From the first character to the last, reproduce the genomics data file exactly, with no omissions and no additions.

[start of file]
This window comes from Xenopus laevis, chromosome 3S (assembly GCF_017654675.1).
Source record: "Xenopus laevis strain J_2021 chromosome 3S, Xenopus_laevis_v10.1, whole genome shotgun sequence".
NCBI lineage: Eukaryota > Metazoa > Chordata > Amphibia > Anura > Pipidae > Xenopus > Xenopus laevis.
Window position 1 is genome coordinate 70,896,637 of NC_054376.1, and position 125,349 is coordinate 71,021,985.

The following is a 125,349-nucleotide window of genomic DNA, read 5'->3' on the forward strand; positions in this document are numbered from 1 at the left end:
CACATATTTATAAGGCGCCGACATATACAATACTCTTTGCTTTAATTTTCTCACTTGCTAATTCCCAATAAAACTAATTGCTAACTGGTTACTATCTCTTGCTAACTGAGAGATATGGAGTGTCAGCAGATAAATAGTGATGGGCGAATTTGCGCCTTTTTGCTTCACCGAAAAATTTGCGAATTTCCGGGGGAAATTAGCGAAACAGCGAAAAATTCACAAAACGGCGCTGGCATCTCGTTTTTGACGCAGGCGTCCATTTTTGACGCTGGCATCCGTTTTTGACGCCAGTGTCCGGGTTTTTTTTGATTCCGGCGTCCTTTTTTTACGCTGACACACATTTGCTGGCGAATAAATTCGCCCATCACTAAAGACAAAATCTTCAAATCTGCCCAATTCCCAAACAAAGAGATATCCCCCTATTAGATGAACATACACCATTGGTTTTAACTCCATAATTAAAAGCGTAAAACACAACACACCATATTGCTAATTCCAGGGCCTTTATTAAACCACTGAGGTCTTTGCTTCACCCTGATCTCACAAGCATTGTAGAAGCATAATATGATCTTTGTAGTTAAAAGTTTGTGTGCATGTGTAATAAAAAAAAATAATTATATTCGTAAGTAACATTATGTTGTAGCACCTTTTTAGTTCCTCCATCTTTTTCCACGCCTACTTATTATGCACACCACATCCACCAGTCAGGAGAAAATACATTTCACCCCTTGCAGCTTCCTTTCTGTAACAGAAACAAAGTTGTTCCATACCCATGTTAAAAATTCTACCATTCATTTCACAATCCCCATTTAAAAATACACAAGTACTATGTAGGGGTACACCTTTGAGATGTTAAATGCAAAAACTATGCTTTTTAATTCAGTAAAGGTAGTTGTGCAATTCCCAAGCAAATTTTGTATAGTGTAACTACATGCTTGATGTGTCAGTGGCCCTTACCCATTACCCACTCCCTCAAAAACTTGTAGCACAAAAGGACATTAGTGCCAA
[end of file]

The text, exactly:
This window comes from Xenopus laevis, chromosome 3S (assembly GCF_017654675.1).
Source record: "Xenopus laevis strain J_2021 chromosome 3S, Xenopus_laevis_v10.1, whole genome shotgun sequence".
NCBI lineage: Eukaryota > Metazoa > Chordata > Amphibia > Anura > Pipidae > Xenopus > Xenopus laevis.
Window position 1 is genome coordinate 70,896,637 of NC_054376.1, and position 125,349 is coordinate 71,021,985.

The following is a 125,349-nucleotide window of genomic DNA, read 5'->3' on the forward strand; positions in this document are numbered from 1 at the left end:
CACATATTTATAAGGCGCCGACATATACAATACTCTTTGCTTTAATTTTCTCACTTGCTAATTCCCAATAAAACTAATTGCTAACTGGTTACTATCTCTTGCTAACTGAGAGATATGGAGTGTCAGCAGATAAATAGTGATGGGCGAATTTGCGCCTTTTTGCTTCACCGAAAAATTTGCGAATTTCCGGGGGAAATTAGCGAAACAGCGAAAAATTCACAAAACGGCGCTGGCATCTCGTTTTTGACGCAGGCGTCCATTTTTGACGCTGGCATCCGTTTTTGACGCCAGTGTCCGGGTTTTTTTTGATTCCGGCGTCCTTTTTTTACGCTGACACACATTTGCTGGCGAATAAATTCGCCCATCACTAAAGACAAAATCTTCAAATCTGCCCAATTCCCAAACAAAGAGATATCCCCCTATTAGATGAACATACACCATTGGTTTTAACTCCATAATTAAAAGCGTAAAACACAACACACCATATTGCTAATTCCAGGGCCTTTATTAAACCACTGAGGTCTTTGCTTCACCCTGATCTCACAAGCATTGTAGAAGCATAATATGATCTTTGTAGTTAAAAGTTTGTGTGCATGTGTAATAAAAAAAAATAATTATATTCGTAAGTAACATTATGTTGTAGCACCTTTTTAGTTCCTCCATCTTTTTCCACGCCTACTTATTATGCACACCACATCCACCAGTCAGGAGAAAATACATTTCACCCCTTGCAGCTTCCTTTCTGTAACAGAAACAAAGTTGTTCCATACCCATGTTAAAAATTCTACCATTCATTTCACAATCCCCATTTAAAAATACACAAGTACTATGTAGGGGTACACCTTTGAGATGTTAAATGCAAAAACTATGCTTTTTAATTCAGTAAAGGTAGTTGTGCAATTCCCAAGCAAATTTTGTATAGTGTAACTACATGCTTGATGTGTCAGTGGCCCTTACCCATTACCCACTCCCTCAAAAACTTGTAGCACAAAAGGACATTAGTGCCAA